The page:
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Exhibition proposal 'Cartesian Cut?' submitted to Fringe Arts Bath

Exhibition proposal 'Cartesian Cut?' submitted to Fringe Arts Bath 5.10.15.

Cartesian Cut 2015.jpg

Exhibition title: “The Cartesian Cut?”

Curator/Artist: Eloise Govier

Theme:

The human body sheds ‘stuff’. Skin, hair, other dirt it collects on itself... the body sheds stuff! Some of these bits are ‘microartifactual’ and can only be seen at the end of a microscope. And yet despite its invisibility, our most vital information is caught inside and amongst it in the form of DNA.

This art project searches for artworks created by ‘forensic artists’ who are interested in exploring the boundaries of the body. The exhibition wishes to interrogate the ‘Cartesian Cut’ - the division between the subject and the object - by blurring the boundary between the two and showing the processes of the body as intra-actions (Barad 2003).

The exhibition will include Eloise Govier’s piece ‘The Cartesian Cut’ which is a durational performance sculpture made of household dirt frozen in hand-made stalagmite shaped molds using lurid energy drinks to create size-able structures that melt. By freezing these substances together the artwork holds together collective body-information (the essence of community?) but by allowing the ice-forms to melt the piece sustains the idea that these are ongoing durational process continually unfolding in and around us.

This artwork, along with other pieces included in the exhibition, wishes to raise the following questions and discussions:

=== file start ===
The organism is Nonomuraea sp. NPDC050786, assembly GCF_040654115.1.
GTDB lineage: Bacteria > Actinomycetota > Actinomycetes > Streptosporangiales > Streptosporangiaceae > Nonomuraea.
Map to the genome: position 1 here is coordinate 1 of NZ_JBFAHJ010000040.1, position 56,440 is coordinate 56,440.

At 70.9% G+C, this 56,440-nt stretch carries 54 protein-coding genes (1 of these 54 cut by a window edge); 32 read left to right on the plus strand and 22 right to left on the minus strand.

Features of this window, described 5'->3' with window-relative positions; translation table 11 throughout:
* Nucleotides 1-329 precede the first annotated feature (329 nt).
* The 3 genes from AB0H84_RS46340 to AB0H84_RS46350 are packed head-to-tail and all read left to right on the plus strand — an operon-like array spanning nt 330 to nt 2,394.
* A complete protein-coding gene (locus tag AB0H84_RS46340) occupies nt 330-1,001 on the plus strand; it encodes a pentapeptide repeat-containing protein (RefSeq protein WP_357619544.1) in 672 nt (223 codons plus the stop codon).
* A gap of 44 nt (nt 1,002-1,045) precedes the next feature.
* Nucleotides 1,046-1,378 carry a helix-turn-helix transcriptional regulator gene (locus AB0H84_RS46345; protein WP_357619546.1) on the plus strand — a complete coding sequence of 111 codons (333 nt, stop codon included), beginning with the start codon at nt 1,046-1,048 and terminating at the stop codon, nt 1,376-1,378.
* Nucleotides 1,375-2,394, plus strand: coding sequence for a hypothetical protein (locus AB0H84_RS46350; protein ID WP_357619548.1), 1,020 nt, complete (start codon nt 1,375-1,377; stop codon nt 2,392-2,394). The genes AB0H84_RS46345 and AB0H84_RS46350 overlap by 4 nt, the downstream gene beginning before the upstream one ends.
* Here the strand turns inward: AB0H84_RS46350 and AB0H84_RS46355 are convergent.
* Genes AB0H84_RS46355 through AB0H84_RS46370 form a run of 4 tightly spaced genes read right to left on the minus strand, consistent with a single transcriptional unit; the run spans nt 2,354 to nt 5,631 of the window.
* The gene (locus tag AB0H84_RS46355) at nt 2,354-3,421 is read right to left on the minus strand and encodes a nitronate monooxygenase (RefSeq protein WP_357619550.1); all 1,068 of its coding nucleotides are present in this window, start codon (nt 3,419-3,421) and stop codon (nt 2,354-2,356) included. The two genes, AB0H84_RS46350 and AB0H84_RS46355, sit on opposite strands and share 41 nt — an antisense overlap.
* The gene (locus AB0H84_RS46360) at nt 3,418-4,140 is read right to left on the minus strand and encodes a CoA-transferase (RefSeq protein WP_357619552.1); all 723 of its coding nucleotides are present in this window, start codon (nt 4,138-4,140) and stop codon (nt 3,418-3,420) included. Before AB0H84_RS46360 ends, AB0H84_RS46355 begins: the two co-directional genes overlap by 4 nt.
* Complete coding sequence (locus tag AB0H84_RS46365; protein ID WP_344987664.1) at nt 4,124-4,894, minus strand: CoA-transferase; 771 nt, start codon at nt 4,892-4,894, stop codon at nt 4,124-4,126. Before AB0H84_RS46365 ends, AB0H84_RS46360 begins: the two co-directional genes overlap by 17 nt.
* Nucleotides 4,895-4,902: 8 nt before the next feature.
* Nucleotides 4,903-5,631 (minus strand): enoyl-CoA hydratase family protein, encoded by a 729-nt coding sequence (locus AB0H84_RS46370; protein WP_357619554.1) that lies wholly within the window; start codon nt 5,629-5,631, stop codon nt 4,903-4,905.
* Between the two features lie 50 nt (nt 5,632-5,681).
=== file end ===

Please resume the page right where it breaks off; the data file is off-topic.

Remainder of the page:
• What are ethical implications of sharing dirt? Are these social rather than legal issues? My own research suggests people find the idea of bits of our shedding skin being incorporated into an artwork as invasive and something that requires permission; despite the fact that being human means we leave a trail as we go through life.

•What is the body? Bennett in her seminal piece Vibrant Matter reminds us of the colonies of bacteria that inhabit the crook of our elbow and how they function to moisturise the skin and help with the movement of the arm (2011: 112); Bennett remarks “the its outnumber the mes [!]”. The Cartesian Cut? shares contemporary thought on the ontological re-framing of the body as an “array of bodies” (Bennett 2011: 112) and wishes to play with ideas about the ‘porosity’ of the body.

•What things are closest to us? By utilising commercial products made to consume, such as Gatorade and Lucozade, the artwork brings together things made intimate by human interaction; the things that consume and go through us with the things that are dispensed and shed from us: to interrogate the body as it emerges.